(Updates with comment from Total CEO in second paragraph.)
Dec. 7 (Bloomberg) -- BP Plc and Royal Dutch Shell Plc, Europe’s biggest oil companies, aim to resume exploration in Libya, whose new government seeks to stabilize relations with foreign companies following the ouster of Muammar Qaddafi.
BP Chief Executive Officer Robert Dudley and Shell CEO Peter Voser said yesterday in Doha, Qatar, they’re evaluating resumption of drilling at wells begun before hostilities broke out at the start of this year. Total SA CEO Christophe de Margerie said today the French company aims to develop new production in the country after it restores output at fields that it was forced to shut down because of the violence.
Libya, the holder of Africa’s biggest oil reserves, is restoring production after output dropped to 45,000 barrels a day, from 1.6 million barrels, after a rebellion against Qaddafi broke out in February. The loss of Libyan exports contributed to a 20 percent increase in London oil prices earlier this year.
“There is a real interest that we can deploy technology and our people and raise production,” ConocoPhillips CEO James J. Mulva said in an interview, referring to the transitional government’s plan to bring oil companies back to Libya. “We can restore production and hopefully this gives us the opportunity to do even more.”
International oil companies need access to new crude and natural gas deposits to meet global demand, which is expected to grow over the next two decades, according to Dudley, Voser and Exxon Mobil Corp. CEO Rex Tillerson. The three executives were in Doha this week for the World Petroleum Congress.
Total aims to be one of the companies that Libya chooses the help develop new production of oil and gas and to raise output beyond pre-revolution levels, de Margerie said.
“The priority is restarting production in a sustainable way,” he said. “Then there is room for additional developments and research for increasing recovery rates. There is room for new projects.”
The French company is in discussions with the new Libyan government to drill wells offshore there, said Stephane Michele, director of exploration and production for Qatar. Total had drilled two exploration wells before unrest started and aims to resume its offshore exploration program there, Michele said in an interview yesterday.
Other international oil companies that were already producing in the North African state, such as ConocoPhillips, Repsol YPF SA and Eni SpA, are boosting output.
Repsol, Spain’s biggest oil company, is raising output and is now pumping 200,000 barrels a day in Libya, CEO Antonio Brufau Niubo told reporters yesterday. It has a production capacity of 340,000 barrels a day, he said.
Eni expects to raise Libyan output to pre-crisis levels of 280,000 barrels a day by June 2012 and is targeting production of 300,000 barrels a day in 2013, the Italian company’s Head of Exploration and Production Claudio Descalzi said last month.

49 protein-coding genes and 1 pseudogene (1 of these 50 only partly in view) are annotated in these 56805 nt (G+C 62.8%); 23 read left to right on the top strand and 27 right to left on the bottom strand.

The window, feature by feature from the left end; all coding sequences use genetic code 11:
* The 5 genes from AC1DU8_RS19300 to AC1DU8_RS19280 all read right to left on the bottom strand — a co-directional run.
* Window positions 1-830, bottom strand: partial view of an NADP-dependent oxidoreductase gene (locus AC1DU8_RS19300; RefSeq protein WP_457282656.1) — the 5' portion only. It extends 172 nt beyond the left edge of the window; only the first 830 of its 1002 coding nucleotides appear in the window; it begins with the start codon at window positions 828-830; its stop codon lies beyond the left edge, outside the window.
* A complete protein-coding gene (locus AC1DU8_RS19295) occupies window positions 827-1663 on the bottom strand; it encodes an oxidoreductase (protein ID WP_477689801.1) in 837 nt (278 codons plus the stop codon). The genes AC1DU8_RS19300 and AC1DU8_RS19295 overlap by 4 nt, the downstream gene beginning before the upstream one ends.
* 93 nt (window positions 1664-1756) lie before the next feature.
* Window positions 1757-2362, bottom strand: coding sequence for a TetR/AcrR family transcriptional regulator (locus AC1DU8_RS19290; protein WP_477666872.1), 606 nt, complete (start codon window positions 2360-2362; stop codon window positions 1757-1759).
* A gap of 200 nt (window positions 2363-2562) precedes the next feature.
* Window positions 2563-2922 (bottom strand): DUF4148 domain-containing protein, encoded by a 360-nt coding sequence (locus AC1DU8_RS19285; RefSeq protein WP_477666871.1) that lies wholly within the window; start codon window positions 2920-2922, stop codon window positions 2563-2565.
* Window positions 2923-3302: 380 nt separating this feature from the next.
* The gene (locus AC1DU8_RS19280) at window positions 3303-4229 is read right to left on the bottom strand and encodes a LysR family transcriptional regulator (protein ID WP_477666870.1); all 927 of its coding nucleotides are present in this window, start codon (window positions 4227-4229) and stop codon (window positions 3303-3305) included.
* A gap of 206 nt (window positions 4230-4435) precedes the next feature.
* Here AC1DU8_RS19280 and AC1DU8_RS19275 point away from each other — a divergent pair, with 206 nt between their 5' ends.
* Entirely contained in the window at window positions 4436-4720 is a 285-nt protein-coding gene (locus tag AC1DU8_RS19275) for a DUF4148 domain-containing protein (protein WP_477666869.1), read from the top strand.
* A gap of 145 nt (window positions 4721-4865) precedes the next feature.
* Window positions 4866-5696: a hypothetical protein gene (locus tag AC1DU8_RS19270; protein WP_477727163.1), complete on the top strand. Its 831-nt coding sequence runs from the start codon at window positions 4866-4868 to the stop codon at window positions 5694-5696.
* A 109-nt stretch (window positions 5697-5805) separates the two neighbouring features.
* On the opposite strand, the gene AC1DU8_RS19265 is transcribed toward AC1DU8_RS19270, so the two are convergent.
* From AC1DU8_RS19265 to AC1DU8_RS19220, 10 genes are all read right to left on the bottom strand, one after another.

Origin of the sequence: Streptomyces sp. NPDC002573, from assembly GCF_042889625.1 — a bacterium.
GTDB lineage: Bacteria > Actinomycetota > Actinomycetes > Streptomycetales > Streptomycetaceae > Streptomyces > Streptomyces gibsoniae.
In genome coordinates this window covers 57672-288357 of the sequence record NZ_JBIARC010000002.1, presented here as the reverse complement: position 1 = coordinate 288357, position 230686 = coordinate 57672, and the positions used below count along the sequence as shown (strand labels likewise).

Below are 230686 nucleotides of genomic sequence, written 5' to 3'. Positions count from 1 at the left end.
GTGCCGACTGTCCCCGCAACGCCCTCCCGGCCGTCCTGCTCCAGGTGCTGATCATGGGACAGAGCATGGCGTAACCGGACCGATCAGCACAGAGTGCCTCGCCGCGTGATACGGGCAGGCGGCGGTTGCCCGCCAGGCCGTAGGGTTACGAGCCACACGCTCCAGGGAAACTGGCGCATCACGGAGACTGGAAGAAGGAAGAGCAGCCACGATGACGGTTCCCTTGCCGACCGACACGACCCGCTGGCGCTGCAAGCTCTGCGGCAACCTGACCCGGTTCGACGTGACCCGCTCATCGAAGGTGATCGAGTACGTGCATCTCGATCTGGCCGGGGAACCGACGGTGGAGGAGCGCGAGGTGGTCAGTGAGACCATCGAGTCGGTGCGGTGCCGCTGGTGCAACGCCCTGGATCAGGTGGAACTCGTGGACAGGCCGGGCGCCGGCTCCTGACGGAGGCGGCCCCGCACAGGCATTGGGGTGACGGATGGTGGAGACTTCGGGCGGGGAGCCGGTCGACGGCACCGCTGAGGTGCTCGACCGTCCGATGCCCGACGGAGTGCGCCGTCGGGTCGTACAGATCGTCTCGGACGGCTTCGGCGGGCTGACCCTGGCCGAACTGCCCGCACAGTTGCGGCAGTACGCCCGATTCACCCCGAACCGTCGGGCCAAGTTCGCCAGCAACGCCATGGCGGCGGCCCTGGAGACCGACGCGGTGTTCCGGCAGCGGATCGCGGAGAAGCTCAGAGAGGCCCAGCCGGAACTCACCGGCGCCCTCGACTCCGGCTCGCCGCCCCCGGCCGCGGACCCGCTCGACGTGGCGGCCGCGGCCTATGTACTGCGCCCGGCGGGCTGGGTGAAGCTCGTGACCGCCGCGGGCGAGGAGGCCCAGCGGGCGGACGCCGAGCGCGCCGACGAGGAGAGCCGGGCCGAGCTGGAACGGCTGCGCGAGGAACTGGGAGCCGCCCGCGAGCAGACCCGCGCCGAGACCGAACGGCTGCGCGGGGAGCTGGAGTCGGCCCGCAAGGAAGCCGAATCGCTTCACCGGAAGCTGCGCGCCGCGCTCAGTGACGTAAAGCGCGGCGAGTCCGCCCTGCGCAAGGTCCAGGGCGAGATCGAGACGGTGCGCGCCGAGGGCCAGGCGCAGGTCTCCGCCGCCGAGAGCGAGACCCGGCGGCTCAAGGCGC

Total reached 170,000 barrels a day of production at the Murzuk oil field and 40,000 barrels a day at the Al Jurf field in Libya, de Margerie said. The company hasn’t resumed production at the Mabruk crude field, he said.
Libya’s crude output had recovered to 840,000 barrels a day by the end of last month, the state-run National Oil Corp said Nov. 30. Production may increase to 1.3 million by June, former Oil Minister Ali Tarhouni said Nov. 25, less than a week after stepping down from the interim cabinet.
OPEC Secretary General Abdalla el-Badri said Dec. 4 he expected Libya to be pumping about 950,000 barrels of oil a day by the end of this month, rising to 1.3 million barrels a day in the first quarter and to 1.5 million in the second quarter. Iran’s Oil Minister Rostam Qasemi said Dec. 5 it would take about a year for Libya to return to full production.
BP, which signed an exploration agreement with Libya in May 2007, stopped exploration in February when the revolt broke out. The company was “on the verge” of starting to drill two onshore and offshore wells in Libya, and has now been asked by the government to return to the country, Dudley said.
“We will make a decision when it’s the right time to ensure the safety of our employees,” he said.
Shell had been drilling two wells in Libya before the unrest and was considering a restart, according to Voser.
ConocoPhillips and its partners had been producing about 350,000 barrels a day from Libya’s Waha field before violence against the Qaddafi regime broke out, CEO Mulva said. The company’s share of production was 50,000 barrels a day.
Libyan authorities have “indicated that they are going to honor the contracts” that oil companies had with the previous regime, Mulva said.
Libyan oil output, which rose as high as 3.4 million barrels a day in the early 1970s, stagnated in the 1980s and 1990s as international companies pulled out and the country was subjected to sanctions. Production remained at 1 million to 2 million barrels a day, according to BP Plc statistics compiled by Bloomberg.
A turnaround in its relations with the west came between 2002 and 2005 when Qaddafi abandoned a nuclear-arms development effort, pledged to destroy a chemical weapons stockpile and renounced terrorism. The move led to an easing of sanctions and improved ties with the U.S. and European nations.
Libya attracted investment from international oil companies including Eni, BP, ConocoPhillips, Total and Repsol as the country sought to raise production capacity to 3 million barrels a day. In 2009, Libya approved a 12.1 billion-dinar ($9.8 billion) plan to develop and upgrade 24 oil fields.
--With assistance from Wael Mahdi and Eduard Gismatullin in Doha. Editors: John Buckley, Rachel Graham
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